NEW YORK -- Brian Snitker is well aware how fortunate he is to have a pair of catchers in Tyler Flowers and Kurt Suzuki that have combined to be one of the most formidable offensive tandems behind the plate in all of baseball this season.In between Atlanta's doubleheader against the
NEW YORK -- Brian Snitker is well aware how fortunate he is to have a pair of catchers in Tyler Flowers and Kurt Suzuki that have combined to be one of the most formidable offensive tandems behind the plate in all of baseball this season.
In between Atlanta's doubleheader against the Mets in Queens on Monday, which featured a 9-2 victory in Game 1 and a 3-2 loss in Game 2, the Braves' manager was informed that after Flowers' two-run home run, the duo had now combined for 30 home runs on the season.
"Isn't that something?" Snitker said.
Flowers finished Game 1 of the doubleheader 1-for-3 with two walks (one intentional). Suzuki was the only Braves player to reach base twice in Game 2, going 2-for-4 with a double.
Monday was a perfect window into the two solid seasons for each of them. Suzuki's slash line reads .278/.380/.452, while Flowers' own is .285/.380/.452. Their combined OPS is a solid 1.708.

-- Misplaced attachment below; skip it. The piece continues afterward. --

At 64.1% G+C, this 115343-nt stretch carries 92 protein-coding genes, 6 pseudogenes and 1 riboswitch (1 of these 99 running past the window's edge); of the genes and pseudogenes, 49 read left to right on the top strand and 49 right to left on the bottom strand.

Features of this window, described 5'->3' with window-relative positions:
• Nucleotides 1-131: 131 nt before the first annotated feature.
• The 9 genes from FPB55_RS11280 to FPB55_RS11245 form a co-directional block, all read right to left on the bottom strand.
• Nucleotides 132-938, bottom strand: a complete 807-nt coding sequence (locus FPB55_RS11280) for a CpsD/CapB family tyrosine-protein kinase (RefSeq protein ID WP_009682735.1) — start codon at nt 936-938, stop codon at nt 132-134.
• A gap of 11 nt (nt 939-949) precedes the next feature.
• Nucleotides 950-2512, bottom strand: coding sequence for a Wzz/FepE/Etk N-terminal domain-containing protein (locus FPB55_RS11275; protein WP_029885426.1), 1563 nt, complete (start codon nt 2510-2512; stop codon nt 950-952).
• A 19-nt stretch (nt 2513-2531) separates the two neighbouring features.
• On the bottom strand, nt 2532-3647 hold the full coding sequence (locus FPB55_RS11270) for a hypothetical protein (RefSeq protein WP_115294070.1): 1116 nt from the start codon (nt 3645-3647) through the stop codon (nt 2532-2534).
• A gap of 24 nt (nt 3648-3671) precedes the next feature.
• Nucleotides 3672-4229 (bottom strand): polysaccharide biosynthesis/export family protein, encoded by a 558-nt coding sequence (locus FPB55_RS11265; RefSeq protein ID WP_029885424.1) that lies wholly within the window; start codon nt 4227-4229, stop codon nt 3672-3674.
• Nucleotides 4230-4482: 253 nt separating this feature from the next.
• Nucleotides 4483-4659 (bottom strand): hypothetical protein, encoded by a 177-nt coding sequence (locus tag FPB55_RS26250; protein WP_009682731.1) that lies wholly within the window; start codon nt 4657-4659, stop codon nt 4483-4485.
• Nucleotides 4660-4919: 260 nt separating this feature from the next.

"It's a nice little thing for us to have," Snitker added.
The Braves have recently rewarded the play of their catchers by extending Suzuki to a one-year, $3.5 million deal for 2018 over the weekend. The team is also expected to exercise Flowers' option for next season.
The offensive production may be their strong suit, but don't count out their defensive contributions this season either, especially the improvements of Flowers. He threw out two baserunners in Game 1, marking the fourth time in his career he threw out two runners in one game. The previous instances occurred on April 19, 2012, against Baltimore, May 31, 2014, against San Diego, and Aug. 18, 2016, against Texas.
That made Flowers 15-for-65 on baserunners caught stealing this year, a big jump up from the paltry 2-for-62 ratio from last year. Flowers said he was happy to see results in the caught-stealing department, but also gave credit to starter Lucas Sims and his teammates for getting tags down.
"He gave me a chance on both of them," Flowers said. "Half the credit right there is having an opportunity. Guys made good tags on both plays, too."
Chris Bumbaca is a reporter for MLB.com based in New York.